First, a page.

WASHINGTON (Reuters) – U.S. banking regulators announced Friday that banks would have the option of ignoring the capital implications of a new global accounting standard for two years in a bid to ensure banks continue lending through the pandemic.
The Federal Reserve, Federal Deposit Insurance Corporation and Office of the Comptroller of the Currency also voted to allow banks to adopt early a new methodology for measuring counterparty credit risk in derivatives transactions, now functional at the end of March. Regulators said the early adoption could “smooth disruptions” in the market.
The regulatory tweaks mark the latest in a long-running effort by regulators to ease rules on banks amid the coronavirus pandemic, in a bid to ensure they continue lending and supporting the economy.
Specifically, regulators said banks will be able to ignore potentially higher capital requirements they might face under a new global accounting standard. The “current expected credit loss” standard requires banks to estimate potential future losses on loans, which banks have argued could be particularly problematic in the current stressed environment.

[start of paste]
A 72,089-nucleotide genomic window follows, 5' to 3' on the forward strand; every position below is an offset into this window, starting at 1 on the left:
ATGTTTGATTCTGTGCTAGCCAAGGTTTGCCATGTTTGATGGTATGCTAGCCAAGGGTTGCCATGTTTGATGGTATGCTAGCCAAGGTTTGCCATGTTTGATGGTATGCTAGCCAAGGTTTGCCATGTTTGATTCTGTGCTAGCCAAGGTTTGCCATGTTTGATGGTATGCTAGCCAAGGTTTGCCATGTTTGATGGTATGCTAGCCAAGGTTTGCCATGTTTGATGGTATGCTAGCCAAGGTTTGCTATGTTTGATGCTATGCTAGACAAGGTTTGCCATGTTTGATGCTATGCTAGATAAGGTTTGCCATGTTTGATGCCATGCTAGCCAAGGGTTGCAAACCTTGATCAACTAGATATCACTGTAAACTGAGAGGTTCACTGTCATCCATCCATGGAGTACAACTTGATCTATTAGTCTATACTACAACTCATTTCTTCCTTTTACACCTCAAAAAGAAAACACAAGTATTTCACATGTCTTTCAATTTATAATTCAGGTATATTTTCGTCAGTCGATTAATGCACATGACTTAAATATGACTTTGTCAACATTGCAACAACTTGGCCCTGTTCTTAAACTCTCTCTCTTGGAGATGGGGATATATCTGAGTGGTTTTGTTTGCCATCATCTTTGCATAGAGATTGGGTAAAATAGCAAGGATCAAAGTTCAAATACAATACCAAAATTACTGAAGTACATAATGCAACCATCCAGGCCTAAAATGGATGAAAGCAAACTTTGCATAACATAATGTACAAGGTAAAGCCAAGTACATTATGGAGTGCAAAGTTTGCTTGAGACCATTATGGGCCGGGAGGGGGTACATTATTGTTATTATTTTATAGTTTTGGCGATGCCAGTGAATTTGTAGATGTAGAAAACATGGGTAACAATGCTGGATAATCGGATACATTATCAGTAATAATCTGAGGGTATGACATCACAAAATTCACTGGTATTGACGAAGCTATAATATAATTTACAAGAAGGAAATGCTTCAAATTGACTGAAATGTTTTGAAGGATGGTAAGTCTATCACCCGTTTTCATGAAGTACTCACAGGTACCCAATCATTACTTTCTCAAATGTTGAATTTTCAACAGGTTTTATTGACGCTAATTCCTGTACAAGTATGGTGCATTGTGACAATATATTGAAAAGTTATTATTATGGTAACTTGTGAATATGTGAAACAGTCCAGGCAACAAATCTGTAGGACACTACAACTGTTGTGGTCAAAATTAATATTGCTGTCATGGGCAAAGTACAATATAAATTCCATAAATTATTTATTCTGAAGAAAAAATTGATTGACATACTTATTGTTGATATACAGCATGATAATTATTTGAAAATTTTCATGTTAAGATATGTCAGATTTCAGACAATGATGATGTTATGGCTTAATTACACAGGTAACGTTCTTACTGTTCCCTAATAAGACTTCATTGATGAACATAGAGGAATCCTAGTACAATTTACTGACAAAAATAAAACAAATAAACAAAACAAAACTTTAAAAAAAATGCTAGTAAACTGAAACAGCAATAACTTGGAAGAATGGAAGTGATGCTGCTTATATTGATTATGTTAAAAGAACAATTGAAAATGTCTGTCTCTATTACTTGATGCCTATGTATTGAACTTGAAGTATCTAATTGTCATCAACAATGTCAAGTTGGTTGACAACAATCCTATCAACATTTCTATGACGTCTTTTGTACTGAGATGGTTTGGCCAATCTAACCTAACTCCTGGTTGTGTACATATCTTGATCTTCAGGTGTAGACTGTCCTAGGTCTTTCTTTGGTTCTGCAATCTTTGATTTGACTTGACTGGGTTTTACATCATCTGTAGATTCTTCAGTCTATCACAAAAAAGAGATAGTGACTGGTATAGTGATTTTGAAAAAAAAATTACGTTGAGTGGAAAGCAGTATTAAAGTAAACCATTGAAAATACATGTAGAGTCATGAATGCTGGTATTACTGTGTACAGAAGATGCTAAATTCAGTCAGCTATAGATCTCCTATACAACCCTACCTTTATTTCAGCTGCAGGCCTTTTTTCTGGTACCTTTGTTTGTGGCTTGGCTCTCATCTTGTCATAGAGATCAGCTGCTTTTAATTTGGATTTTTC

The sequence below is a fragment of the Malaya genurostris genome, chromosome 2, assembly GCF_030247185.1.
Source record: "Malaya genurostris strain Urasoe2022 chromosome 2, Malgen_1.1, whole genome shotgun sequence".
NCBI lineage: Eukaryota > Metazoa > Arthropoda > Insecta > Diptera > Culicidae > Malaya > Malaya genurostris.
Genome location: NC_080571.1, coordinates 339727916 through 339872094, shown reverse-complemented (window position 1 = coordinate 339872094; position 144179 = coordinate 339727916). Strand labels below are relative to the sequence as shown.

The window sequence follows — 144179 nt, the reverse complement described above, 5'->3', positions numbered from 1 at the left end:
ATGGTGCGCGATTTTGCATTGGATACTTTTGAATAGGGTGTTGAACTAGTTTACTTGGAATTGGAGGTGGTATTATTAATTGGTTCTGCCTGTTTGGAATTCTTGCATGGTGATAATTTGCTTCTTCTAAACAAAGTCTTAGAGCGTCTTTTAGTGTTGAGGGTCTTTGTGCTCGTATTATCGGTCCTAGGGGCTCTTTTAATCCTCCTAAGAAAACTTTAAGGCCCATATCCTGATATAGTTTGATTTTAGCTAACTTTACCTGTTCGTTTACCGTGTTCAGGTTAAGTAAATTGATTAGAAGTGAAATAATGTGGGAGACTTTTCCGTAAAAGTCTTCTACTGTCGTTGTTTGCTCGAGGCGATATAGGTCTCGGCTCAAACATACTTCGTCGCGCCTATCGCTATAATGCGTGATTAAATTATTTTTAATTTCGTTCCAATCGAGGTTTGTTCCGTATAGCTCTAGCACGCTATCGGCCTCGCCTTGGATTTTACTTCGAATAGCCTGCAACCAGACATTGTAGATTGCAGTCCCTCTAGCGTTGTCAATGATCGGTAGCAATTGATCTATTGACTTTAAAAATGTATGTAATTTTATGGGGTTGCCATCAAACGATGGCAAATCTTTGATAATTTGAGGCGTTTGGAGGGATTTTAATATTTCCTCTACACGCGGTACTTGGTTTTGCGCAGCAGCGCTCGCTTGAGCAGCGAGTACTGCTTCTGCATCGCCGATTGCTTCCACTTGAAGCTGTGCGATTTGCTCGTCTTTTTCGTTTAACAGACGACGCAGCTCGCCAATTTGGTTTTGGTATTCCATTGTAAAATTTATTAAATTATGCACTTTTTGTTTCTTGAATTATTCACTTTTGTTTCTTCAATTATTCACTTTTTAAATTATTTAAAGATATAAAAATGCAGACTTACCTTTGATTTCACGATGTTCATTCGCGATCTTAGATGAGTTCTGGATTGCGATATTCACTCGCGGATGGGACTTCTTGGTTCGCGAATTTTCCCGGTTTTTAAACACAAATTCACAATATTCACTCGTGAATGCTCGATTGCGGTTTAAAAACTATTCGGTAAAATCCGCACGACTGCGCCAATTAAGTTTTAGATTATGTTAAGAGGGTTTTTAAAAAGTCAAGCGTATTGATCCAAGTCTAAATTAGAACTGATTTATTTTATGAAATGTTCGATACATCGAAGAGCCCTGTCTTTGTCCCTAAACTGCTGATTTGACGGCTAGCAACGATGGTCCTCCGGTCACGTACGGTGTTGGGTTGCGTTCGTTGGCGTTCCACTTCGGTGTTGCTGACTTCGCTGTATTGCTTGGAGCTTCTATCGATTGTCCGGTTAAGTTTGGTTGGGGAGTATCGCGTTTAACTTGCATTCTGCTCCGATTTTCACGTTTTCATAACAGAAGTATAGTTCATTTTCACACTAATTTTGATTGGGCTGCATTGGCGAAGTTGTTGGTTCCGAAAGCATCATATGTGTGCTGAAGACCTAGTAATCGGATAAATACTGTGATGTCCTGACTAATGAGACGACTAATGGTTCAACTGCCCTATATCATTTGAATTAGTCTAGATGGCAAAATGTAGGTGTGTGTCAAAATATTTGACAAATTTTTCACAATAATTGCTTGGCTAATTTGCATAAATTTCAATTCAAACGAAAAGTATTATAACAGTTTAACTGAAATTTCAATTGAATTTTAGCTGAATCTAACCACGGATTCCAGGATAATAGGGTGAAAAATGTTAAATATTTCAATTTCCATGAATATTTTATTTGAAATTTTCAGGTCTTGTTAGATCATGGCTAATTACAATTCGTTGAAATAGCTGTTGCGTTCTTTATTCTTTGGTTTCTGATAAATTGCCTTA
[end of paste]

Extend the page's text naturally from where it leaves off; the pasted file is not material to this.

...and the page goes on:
Banks now would have the option of delaying for two years the capital impact of the new standard, followed by a three-year transition period. The regulatory relief comes as Congress is poised to pass sweeping economic relief legislation that would have allow banks to ignore the standard for a year.
Separately, the regulators also agreed to allow banks to adopt their new rule on measuring counterparty risk a quarter early if they want. Regulators said by allowing banks to use the new rule sooner, beginning at the end of March, it would give firms access to a more risk-sensitive framework during a volatile time.
Reporting by Pete Schroeder; editing by Diane Craft